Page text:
Well, by 12:45 AM I’m not sure if I had even closed my eyes much less slept because all I can hear is people talking. They’re not talking particularly loud but they’re on the porch right outside our window. My usual defense against this sort of thing is to turn up the air conditioning and drown out the noise with a more agreeable noise. Well, as luck would have it, the air conditioner is the only thing in the room that was built in this century and, naturally, it is whisper quiet. So at my urging Karen called the front desk to explain that it was nearly 1 AM and we were trying to sleep but the voices were carrying and these people were disturbing us. They said they would get security to look into it right away.

Karen at the cassita: guard shusher

By 1 AM the voices persisted so Karen looked out the window. She decided to get dressed and go visit the two guys herself. You are probably wondering why I would let my wife embark on such a potentially dangerous investigation. If I thought there was any real danger apparent, of course, I would not let it happen. The process here is that Karen is very calm and persuasive talking to people in situations like this. I, on the other hand, would be very confrontational and abrasive and would quite likely make the situation worse and get shot doing so. I thought it odd that security had seemingly ignored our plea until Karen returned and informed me that the two guys in question were in fact two security guards. That explains why they were slow to respond to our complaint. Part of the noise we were hearing was them talking on their radios to the front desk – about our complaint!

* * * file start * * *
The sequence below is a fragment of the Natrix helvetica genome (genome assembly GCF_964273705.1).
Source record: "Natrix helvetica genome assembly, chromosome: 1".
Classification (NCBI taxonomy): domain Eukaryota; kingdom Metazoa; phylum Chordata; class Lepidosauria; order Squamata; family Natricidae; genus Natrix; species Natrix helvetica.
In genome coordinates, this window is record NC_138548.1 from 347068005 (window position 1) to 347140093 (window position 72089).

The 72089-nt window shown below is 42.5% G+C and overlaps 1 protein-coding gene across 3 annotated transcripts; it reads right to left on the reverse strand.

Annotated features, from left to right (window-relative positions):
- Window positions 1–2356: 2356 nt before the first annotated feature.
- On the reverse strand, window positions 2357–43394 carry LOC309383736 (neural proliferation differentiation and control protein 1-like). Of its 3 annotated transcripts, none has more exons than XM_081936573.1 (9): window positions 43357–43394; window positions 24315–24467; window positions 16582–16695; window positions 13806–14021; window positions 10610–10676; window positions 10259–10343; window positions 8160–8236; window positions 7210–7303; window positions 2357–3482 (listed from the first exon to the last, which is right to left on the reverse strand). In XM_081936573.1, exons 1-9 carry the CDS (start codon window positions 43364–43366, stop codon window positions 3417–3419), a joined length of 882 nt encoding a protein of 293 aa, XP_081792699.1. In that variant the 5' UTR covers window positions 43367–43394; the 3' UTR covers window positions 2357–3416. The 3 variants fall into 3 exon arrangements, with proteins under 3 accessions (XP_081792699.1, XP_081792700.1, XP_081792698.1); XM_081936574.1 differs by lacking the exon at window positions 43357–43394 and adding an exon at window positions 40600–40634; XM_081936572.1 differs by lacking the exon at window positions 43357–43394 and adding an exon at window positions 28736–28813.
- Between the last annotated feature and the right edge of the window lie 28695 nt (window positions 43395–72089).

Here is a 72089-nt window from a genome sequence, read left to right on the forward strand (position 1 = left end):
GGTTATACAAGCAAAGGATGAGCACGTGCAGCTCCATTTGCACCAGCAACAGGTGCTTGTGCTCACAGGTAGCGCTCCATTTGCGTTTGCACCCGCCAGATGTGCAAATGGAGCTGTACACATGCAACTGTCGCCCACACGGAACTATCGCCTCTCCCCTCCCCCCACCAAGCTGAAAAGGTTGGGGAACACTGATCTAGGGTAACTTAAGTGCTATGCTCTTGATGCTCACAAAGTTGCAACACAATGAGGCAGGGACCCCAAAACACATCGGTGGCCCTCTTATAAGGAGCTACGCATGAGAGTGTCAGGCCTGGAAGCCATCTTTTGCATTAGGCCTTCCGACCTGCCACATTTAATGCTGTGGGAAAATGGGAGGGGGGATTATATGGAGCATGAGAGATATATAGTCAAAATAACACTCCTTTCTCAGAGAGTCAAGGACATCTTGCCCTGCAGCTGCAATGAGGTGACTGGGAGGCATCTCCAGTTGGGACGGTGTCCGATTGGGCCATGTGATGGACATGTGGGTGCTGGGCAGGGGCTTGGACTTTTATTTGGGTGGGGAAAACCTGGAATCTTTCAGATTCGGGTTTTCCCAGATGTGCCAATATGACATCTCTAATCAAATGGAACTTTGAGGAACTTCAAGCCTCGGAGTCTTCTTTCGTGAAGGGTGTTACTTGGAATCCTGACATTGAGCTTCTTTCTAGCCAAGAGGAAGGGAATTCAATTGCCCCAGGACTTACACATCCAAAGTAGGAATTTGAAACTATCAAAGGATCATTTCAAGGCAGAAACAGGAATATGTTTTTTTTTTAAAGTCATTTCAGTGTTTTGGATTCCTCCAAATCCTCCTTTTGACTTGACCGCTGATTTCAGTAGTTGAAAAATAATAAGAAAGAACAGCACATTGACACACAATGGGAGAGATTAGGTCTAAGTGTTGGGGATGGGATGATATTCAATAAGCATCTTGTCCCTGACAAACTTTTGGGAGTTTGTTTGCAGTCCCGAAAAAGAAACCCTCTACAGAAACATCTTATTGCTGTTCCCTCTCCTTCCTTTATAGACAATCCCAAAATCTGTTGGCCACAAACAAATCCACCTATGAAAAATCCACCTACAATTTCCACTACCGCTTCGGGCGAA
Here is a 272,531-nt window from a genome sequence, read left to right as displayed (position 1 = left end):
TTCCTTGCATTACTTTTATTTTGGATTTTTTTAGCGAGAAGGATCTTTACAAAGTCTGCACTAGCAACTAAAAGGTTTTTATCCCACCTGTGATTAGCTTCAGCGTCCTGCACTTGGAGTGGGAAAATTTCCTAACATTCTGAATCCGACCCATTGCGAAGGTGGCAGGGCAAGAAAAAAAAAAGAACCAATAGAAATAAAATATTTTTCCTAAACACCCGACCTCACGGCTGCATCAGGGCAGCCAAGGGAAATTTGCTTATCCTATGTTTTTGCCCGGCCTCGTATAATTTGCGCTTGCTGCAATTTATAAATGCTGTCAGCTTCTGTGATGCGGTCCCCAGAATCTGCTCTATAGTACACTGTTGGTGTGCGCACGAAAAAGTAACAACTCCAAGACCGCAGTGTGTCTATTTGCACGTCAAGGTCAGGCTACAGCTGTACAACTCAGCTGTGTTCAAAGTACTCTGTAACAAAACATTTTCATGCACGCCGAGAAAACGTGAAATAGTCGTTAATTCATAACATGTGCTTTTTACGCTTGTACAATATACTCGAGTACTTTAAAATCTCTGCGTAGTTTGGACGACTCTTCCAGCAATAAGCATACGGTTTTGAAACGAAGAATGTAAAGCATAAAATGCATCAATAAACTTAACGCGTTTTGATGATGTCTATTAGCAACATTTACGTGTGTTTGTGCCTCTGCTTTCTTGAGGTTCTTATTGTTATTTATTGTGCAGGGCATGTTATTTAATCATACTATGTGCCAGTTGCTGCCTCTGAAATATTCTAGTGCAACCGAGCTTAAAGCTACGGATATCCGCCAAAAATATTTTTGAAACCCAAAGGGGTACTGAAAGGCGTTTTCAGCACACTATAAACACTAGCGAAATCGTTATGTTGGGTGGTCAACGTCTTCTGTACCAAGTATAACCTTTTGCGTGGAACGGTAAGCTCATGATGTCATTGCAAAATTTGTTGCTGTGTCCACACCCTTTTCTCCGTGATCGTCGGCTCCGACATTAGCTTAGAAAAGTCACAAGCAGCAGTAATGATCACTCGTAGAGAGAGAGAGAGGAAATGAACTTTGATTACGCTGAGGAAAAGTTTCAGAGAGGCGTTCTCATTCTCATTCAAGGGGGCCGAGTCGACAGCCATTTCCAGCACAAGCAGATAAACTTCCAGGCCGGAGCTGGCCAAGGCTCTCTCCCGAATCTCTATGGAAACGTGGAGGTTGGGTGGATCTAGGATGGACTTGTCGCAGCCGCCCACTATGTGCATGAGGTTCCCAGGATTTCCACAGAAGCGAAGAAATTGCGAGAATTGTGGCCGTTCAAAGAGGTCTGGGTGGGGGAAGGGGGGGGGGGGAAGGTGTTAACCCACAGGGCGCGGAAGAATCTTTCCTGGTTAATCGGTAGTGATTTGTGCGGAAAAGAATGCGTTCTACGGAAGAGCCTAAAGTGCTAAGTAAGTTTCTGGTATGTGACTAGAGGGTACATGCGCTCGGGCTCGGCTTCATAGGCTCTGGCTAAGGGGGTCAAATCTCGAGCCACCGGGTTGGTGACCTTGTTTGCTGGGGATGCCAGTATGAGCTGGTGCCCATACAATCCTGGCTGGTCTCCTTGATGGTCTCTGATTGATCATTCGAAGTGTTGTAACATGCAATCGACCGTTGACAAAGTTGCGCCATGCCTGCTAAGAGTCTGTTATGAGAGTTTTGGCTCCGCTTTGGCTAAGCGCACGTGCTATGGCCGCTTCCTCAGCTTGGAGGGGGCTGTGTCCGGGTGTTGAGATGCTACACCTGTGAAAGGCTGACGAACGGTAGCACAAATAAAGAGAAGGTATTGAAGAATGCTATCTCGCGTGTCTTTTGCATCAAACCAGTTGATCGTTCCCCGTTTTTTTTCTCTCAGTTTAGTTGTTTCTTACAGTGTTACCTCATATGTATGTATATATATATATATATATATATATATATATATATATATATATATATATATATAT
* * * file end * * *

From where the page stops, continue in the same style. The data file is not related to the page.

Finally, quiet, time to sleep. 1:30 AM – the first group of vacationers returns to the cassita and of course they are very respectful of other guests and take care to be quiet so as not to disturb them. Yeah, right! Yelling and banging doors they arrive with the fanfare of a New York City St. Patrick’s Day parade. Sleep? Who are you kidding? 2:00 AM – the second group returns just as noisy, just as respectful. Now can I sleep? 3:00 AM – just outside our window we hear one incredibly loud WHOO-HOOO! Yeah yeah, we know, you’re in Cuba you Neanderthal. So, dare I say it, it looks like the Whiteheads are about to change rooms as soon as day breaks.

It’s really too bad because the cassita area of the hotel is really quite charming. It is on a residential street and has an ambiance all its own. The street is lined with beautiful palms and numerous blossoming flowers. Some of the units back right onto the beach. Unfortunately even breathtaking visual stimuli cannot reverse the aggravation of invasive auditory signals.

Finally, it is time to change rooms. The front desk was very co-operative once our tour rep explained to them that we were already booked in the hotel. At first they said there were no rooms available as they thought we had just arrived at their door with nothing pre-arranged. It took just a bit of repacking, then into our new digs, two doors down from Karen and Murray. The room is on the end of the hotel, away from the pool and the road and the elevators. I’m sure it will be quiet and I guarantee it will be better than party central in the cassita.

I don’t think that I am difficult to please, it’s just that when I hear words like, “We’ll put you in one of our special rooms,” that I become suspicious and expect the worst – and I often get just that!

More by Eric Whitehead in his book ‘Then there Was One‘.